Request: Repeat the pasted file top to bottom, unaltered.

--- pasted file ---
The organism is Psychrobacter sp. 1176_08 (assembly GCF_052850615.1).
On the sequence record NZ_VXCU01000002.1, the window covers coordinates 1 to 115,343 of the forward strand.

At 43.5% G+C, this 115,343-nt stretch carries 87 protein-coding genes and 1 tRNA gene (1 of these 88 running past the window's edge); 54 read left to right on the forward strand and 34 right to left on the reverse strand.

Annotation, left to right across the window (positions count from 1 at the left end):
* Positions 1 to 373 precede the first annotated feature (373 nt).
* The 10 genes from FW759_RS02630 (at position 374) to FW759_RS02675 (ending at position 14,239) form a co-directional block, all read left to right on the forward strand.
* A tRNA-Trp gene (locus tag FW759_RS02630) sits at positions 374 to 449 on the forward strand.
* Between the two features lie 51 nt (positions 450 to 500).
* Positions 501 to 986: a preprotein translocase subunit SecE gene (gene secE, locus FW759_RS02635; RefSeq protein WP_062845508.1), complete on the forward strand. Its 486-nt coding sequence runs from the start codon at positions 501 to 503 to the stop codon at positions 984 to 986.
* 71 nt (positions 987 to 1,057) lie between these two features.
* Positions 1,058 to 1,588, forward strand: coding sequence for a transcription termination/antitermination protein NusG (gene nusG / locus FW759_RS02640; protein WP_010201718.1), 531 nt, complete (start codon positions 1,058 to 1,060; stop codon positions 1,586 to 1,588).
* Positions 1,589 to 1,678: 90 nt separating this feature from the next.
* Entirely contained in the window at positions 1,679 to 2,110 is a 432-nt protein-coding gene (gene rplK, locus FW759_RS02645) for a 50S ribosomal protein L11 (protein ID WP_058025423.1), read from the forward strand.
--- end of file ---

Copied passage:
The organism is Psychrobacter sp. 1176_08 (assembly GCF_052850615.1).
On the sequence record NZ_VXCU01000002.1, the window covers coordinates 1 to 115,343 of the forward strand.

At 43.5% G+C, this 115,343-nt stretch carries 87 protein-coding genes and 1 tRNA gene (1 of these 88 running past the window's edge); 54 read left to right on the forward strand and 34 right to left on the reverse strand.

Annotation, left to right across the window (positions count from 1 at the left end):
* Positions 1 to 373 precede the first annotated feature (373 nt).
* The 10 genes from FW759_RS02630 (at position 374) to FW759_RS02675 (ending at position 14,239) form a co-directional block, all read left to right on the forward strand.
* A tRNA-Trp gene (locus tag FW759_RS02630) sits at positions 374 to 449 on the forward strand.
* Between the two features lie 51 nt (positions 450 to 500).
* Positions 501 to 986: a preprotein translocase subunit SecE gene (gene secE, locus FW759_RS02635; RefSeq protein WP_062845508.1), complete on the forward strand. Its 486-nt coding sequence runs from the start codon at positions 501 to 503 to the stop codon at positions 984 to 986.
* 71 nt (positions 987 to 1,057) lie between these two features.
* Positions 1,058 to 1,588, forward strand: coding sequence for a transcription termination/antitermination protein NusG (gene nusG / locus FW759_RS02640; protein WP_010201718.1), 531 nt, complete (start codon positions 1,058 to 1,060; stop codon positions 1,586 to 1,588).
* Positions 1,589 to 1,678: 90 nt separating this feature from the next.
* Entirely contained in the window at positions 1,679 to 2,110 is a 432-nt protein-coding gene (gene rplK, locus FW759_RS02645) for a 50S ribosomal protein L11 (protein ID WP_058025423.1), read from the forward strand.